For a band who once, employed an unexpected and refreshing background synth line to the otherwise traditionally told Black River Killer, Blitzen Trapper’s recent efforts have just seemed so expected. After 2007’s excellent Wild Mountain Nation, 2008’s Furr, 2010’s Destroyer Of The Void and 2011’s especially disappointing American Goldwing saw the band trying to experiment, but falling into a sound, with no real desire to escape from it or provide any sort of variance.
Their latest effort, VII, continues that trend. While it certainly sports some solid tracks, listening to it as a whole suggests that overall, it’s more of the same – even if they’re now – ridiculously – attempting funk-folk and rap.
The opening track Feel The Chill sets the scene for VII being rather a troubled offering. The AM radio dial freakout effects and scratching, coupled with guitars and leadman Eric Earley’s twang, sounds like a mainstream radio country experiment gone awry. But what makes a song like Feel The Chill so boringly reminiscent of Blitzen Trapper’s older material, even if the band is attempting stylistic variance, is that Earley’s lackadaisical storytelling delivery remains so monotonous both within and among the songs. The same goes for Shine On, which somehow simultaneously features a hip hop beat, harmonica, and gospel vocals: Earley’s delivery sounds like it’s from a Kid Rock song.
Even the lo-fi backwoods rap of Oregon Geography comes across as more absurd than original. And what’s truly disappointing is that for a year that’s seen mainstream country artists like Ashley Monroe and Kacey Musgraves couple traditional sounds with unexpected topics like marijuana use, S&M, and marital strife, Blitzen Trapper, a lesser-known and experimental country band, do exactly the opposite. Attempts at new styles are simply a mask for topics and sounds and storytelling methods that have come before.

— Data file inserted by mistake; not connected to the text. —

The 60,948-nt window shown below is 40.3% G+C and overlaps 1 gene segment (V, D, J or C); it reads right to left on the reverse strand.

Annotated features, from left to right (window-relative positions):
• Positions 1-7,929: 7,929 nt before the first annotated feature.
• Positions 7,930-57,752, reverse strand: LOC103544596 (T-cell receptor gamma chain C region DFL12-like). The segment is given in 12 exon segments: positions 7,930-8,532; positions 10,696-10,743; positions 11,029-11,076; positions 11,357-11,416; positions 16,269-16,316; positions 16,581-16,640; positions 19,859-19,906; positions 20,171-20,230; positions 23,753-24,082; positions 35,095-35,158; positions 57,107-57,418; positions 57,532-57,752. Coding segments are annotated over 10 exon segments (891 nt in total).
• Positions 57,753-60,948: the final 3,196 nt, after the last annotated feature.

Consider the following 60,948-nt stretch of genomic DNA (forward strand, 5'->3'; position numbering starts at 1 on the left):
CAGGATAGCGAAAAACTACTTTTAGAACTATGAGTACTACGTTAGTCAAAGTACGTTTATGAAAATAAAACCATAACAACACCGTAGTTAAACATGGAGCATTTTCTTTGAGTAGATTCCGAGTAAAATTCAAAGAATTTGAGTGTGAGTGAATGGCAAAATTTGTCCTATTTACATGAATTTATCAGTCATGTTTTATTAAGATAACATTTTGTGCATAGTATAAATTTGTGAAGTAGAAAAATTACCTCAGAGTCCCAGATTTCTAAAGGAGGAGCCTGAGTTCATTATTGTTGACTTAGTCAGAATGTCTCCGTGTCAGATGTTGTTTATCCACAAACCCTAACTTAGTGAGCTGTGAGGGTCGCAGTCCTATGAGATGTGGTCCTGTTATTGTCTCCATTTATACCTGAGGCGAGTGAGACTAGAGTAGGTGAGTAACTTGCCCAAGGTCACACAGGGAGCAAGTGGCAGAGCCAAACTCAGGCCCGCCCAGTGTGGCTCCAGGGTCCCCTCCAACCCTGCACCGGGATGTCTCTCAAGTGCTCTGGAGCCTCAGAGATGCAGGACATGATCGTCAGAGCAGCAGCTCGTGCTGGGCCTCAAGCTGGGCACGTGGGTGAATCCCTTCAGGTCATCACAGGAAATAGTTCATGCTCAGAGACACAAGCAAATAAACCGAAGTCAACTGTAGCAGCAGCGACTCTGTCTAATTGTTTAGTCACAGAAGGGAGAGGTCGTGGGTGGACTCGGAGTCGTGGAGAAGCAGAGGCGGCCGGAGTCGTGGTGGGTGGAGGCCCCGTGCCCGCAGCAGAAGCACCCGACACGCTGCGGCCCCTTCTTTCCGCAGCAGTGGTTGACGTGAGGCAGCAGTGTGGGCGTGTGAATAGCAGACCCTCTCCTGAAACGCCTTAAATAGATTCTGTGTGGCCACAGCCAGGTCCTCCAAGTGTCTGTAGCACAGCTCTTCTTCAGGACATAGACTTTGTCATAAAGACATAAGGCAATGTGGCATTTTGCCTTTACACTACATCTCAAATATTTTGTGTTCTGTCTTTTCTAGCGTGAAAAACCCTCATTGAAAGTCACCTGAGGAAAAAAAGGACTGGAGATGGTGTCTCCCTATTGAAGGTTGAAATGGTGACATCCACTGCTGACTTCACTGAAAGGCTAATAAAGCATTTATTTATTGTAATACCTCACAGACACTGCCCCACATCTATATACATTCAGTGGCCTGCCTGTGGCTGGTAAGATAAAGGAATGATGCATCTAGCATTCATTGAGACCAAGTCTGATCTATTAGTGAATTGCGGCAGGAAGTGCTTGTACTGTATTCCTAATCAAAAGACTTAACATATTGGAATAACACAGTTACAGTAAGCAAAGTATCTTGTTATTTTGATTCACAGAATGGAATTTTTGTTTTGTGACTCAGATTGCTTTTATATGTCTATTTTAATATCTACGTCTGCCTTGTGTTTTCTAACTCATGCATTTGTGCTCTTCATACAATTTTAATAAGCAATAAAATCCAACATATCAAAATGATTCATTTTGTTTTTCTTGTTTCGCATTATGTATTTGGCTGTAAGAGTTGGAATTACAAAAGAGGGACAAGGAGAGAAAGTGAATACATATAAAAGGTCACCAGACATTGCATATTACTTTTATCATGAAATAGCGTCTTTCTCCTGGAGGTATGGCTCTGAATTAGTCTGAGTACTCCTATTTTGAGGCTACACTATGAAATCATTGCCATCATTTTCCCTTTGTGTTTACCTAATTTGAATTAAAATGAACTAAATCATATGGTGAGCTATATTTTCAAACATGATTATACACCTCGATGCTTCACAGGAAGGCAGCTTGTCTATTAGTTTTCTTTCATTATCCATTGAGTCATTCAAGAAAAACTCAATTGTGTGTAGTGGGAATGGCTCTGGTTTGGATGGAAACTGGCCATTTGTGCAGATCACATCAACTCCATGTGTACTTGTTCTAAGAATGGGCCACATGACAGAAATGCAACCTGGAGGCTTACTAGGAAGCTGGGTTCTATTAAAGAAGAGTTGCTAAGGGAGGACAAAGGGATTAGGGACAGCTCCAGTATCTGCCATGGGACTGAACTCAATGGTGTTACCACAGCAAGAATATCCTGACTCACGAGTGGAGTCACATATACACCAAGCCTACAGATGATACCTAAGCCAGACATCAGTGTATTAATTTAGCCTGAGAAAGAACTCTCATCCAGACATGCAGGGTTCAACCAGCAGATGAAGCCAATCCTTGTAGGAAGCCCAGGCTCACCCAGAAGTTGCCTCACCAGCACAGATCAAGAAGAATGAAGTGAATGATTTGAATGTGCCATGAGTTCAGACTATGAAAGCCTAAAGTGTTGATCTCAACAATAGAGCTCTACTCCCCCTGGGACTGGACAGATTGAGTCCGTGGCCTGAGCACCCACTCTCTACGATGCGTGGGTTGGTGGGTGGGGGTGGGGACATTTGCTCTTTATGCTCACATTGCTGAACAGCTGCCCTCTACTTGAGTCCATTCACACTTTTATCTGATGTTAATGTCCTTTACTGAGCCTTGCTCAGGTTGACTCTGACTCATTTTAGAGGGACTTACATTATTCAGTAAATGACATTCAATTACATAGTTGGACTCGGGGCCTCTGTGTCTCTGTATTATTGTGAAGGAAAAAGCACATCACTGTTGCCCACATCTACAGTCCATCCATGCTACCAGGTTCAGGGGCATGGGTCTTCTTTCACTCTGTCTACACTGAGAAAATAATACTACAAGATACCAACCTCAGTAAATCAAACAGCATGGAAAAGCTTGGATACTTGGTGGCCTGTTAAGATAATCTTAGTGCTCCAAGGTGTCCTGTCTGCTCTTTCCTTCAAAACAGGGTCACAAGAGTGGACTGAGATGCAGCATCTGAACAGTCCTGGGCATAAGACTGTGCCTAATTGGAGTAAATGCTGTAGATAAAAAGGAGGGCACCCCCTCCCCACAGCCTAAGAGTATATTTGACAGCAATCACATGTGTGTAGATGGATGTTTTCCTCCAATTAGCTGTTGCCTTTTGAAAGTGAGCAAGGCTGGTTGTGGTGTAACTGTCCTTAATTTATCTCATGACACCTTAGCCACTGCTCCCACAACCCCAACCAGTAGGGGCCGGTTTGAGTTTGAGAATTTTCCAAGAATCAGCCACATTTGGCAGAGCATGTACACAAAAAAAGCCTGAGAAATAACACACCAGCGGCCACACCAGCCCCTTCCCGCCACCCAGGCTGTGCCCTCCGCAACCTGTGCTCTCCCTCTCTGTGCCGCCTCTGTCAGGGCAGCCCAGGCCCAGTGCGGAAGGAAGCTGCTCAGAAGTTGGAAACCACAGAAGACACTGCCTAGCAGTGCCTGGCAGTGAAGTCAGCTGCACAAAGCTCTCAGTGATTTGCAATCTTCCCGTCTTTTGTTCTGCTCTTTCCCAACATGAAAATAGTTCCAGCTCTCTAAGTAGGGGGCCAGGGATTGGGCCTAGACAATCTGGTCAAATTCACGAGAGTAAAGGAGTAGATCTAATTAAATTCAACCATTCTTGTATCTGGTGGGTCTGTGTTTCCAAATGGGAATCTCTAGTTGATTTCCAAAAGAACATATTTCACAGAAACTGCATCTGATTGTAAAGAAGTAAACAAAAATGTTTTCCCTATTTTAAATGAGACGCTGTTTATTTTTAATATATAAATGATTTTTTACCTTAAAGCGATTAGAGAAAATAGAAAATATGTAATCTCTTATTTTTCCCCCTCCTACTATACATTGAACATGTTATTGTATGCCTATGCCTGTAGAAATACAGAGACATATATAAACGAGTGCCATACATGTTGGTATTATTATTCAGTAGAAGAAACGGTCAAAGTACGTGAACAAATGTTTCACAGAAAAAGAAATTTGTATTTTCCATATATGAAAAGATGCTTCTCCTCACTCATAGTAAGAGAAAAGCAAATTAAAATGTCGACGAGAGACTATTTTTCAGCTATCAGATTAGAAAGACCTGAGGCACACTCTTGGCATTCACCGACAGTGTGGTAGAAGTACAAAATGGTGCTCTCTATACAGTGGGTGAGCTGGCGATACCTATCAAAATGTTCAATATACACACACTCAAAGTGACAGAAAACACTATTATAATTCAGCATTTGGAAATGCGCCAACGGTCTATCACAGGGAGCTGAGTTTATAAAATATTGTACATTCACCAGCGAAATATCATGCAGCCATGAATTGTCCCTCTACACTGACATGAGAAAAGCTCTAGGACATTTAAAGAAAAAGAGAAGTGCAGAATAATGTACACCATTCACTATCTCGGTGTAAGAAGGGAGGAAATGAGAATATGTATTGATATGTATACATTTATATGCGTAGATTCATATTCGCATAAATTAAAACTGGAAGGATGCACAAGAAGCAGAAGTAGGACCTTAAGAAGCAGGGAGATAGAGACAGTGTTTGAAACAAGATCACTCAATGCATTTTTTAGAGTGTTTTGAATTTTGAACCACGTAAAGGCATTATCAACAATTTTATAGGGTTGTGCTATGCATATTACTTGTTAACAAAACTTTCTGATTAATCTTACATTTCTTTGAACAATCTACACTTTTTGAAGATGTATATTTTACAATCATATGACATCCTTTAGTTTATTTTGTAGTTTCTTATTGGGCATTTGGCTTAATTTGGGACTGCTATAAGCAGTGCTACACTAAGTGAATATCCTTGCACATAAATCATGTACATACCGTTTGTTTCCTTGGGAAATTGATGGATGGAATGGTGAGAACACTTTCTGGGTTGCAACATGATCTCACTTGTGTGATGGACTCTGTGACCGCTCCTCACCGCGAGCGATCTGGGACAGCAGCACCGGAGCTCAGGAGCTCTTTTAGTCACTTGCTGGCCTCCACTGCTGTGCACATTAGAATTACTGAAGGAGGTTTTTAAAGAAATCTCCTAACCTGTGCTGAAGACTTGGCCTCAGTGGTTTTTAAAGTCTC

Elsewhere, Blitzen Trapper don’t attempt anything new genre-wise, as on Valley Of Death, Ever Loved Once, and album closer Don’t Be A Stranger. While all are fine tracks, in context of some of Blitzen Trapper’s past so-called alt-country songs, the three come off as comparatively less engaging. Even Earley’s uncharacteristic emoting can’t really make Don’t Be A Stranger stand out among Blitzen Trapper’s catalogue. In addition, Ever Loved Once is especially cliché, with its banjo plucking coupled with lyrics about an old brown dog sitting on a porch.
The album doesn’t fare much better lyrically. Take Thirsty Man; when Earley sings “Your love’s like rain in the desert to a thirsty man,” eyes are all but invited to roll at the twang-laden phrase that’s about as clever as any given pick-up line. A close second candidate for worst lyrics comes from the track with the worst title on the album, Neck Tatts, Cadillacs. It’s a tale about a woman with crooked teeth and a neck tattoo, and comes across as Early begging for status validation as an authentic spokesperson for the old, weird America.
In sum, whereas Blitzen Trapper used to be a band who didn’t play it safe and were therefore capable of both successful and failed experiments, at this point in their career, they’re generic at best and bad at worst. They’re now best suited to return to their roots and rely on what’s always helped them rise above the rest: their instrumental talent. While the band’s penchant for steadying, shimmering guitars and unexpected use of instruments certainly appears on VII, it’s not enough to overshadow this album’s lack of originality.